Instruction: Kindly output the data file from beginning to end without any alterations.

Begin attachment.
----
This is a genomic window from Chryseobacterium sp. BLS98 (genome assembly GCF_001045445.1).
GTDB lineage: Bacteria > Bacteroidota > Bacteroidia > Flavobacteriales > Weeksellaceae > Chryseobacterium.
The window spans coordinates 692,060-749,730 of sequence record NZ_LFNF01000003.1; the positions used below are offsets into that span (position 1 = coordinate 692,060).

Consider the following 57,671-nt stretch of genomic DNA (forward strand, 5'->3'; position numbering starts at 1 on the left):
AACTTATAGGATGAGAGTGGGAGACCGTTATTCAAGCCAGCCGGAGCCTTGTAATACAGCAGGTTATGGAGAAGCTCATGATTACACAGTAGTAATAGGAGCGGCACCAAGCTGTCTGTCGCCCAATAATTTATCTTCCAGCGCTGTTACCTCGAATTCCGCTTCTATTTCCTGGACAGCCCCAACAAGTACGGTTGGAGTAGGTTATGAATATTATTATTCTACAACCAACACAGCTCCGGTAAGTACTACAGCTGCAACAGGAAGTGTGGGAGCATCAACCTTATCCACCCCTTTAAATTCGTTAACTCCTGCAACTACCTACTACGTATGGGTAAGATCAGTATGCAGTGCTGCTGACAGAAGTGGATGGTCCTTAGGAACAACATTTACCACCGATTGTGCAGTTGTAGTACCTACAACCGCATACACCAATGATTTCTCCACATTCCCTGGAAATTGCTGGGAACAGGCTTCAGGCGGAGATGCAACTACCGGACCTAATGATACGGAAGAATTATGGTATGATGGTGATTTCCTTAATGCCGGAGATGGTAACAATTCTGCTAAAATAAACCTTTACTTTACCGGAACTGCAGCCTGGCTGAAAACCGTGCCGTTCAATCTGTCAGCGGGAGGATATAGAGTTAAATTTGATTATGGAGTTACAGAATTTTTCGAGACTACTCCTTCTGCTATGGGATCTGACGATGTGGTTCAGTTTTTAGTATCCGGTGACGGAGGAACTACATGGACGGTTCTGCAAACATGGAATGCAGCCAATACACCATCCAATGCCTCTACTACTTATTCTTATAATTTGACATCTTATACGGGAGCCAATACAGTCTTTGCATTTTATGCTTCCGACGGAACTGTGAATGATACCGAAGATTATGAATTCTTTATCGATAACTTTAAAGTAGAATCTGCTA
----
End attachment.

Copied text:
This is a genomic window from Chryseobacterium sp. BLS98 (genome assembly GCF_001045445.1).
GTDB lineage: Bacteria > Bacteroidota > Bacteroidia > Flavobacteriales > Weeksellaceae > Chryseobacterium.
The window spans coordinates 692,060-749,730 of sequence record NZ_LFNF01000003.1; the positions used below are offsets into that span (position 1 = coordinate 692,060).

Consider the following 57,671-nt stretch of genomic DNA (forward strand, 5'->3'; position numbering starts at 1 on the left):
AACTTATAGGATGAGAGTGGGAGACCGTTATTCAAGCCAGCCGGAGCCTTGTAATACAGCAGGTTATGGAGAAGCTCATGATTACACAGTAGTAATAGGAGCGGCACCAAGCTGTCTGTCGCCCAATAATTTATCTTCCAGCGCTGTTACCTCGAATTCCGCTTCTATTTCCTGGACAGCCCCAACAAGTACGGTTGGAGTAGGTTATGAATATTATTATTCTACAACCAACACAGCTCCGGTAAGTACTACAGCTGCAACAGGAAGTGTGGGAGCATCAACCTTATCCACCCCTTTAAATTCGTTAACTCCTGCAACTACCTACTACGTATGGGTAAGATCAGTATGCAGTGCTGCTGACAGAAGTGGATGGTCCTTAGGAACAACATTTACCACCGATTGTGCAGTTGTAGTACCTACAACCGCATACACCAATGATTTCTCCACATTCCCTGGAAATTGCTGGGAACAGGCTTCAGGCGGAGATGCAACTACCGGACCTAATGATACGGAAGAATTATGGTATGATGGTGATTTCCTTAATGCCGGAGATGGTAACAATTCTGCTAAAATAAACCTTTACTTTACCGGAACTGCAGCCTGGCTGAAAACCGTGCCGTTCAATCTGTCAGCGGGAGGATATAGAGTTAAATTTGATTATGGAGTTACAGAATTTTTCGAGACTACTCCTTCTGCTATGGGATCTGACGATGTGGTTCAGTTTTTAGTATCCGGTGACGGAGGAACTACATGGACGGTTCTGCAAACATGGAATGCAGCCAATACACCATCCAATGCCTCTACTACTTATTCTTATAATTTGACATCTTATACGGGAGCCAATACAGTCTTTGCATTTTATGCTTCCGACGGAACTGTGAATGATACCGAAGATTATGAATTCTTTATCGATAACTTTAAAGTAGAATCTGCTA